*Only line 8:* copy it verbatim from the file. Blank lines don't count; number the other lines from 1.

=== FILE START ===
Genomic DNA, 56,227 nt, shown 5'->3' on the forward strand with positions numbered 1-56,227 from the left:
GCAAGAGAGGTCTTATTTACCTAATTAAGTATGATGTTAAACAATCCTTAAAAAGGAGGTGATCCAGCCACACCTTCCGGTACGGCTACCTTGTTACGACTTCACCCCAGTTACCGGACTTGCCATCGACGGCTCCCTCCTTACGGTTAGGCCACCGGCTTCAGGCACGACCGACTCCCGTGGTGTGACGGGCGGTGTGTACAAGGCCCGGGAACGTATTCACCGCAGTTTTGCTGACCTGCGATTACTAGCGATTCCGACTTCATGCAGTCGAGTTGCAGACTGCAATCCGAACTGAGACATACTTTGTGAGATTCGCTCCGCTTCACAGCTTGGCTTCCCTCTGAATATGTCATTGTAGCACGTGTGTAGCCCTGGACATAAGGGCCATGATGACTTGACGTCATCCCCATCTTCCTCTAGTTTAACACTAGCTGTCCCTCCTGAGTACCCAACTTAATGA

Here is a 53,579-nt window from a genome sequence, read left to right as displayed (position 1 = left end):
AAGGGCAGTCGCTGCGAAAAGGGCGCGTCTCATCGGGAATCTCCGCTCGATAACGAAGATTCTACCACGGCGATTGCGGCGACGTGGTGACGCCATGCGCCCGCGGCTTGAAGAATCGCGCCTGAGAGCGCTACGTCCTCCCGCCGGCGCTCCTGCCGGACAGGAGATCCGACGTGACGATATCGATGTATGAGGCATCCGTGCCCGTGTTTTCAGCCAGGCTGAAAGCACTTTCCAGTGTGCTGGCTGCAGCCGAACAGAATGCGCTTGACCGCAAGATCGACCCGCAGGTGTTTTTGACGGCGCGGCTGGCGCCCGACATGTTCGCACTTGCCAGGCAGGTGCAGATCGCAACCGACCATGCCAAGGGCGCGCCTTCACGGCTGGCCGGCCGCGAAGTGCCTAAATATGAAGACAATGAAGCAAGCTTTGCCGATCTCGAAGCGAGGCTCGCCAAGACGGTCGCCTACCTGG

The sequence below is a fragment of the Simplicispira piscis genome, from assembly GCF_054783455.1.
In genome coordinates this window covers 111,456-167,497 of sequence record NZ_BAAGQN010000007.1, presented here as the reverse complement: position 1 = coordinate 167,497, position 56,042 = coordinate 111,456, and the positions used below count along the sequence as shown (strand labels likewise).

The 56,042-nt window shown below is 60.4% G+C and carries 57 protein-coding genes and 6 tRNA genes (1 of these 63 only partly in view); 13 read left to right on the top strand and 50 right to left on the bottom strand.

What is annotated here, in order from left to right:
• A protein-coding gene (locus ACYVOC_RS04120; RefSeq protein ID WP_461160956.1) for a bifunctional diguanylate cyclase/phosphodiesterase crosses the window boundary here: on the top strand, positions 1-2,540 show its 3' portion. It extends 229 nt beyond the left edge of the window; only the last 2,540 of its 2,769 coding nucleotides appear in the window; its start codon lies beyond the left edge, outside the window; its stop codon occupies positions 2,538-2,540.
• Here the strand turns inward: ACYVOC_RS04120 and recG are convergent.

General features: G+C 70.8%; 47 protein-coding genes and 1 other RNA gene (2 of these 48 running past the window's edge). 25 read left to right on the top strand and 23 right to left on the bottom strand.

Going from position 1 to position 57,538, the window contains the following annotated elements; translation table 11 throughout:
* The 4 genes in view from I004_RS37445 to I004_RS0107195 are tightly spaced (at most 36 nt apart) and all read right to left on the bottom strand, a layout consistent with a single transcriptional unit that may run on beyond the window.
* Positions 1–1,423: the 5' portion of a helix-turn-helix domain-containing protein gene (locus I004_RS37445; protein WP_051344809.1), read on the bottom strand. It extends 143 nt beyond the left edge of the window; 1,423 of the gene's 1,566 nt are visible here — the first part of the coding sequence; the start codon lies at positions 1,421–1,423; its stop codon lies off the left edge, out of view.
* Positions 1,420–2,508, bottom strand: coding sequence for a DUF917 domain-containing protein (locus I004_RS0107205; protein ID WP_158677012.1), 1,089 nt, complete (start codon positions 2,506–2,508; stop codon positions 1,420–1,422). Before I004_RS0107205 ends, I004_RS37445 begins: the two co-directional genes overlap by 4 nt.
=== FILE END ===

What is annotated here, in order from left to right: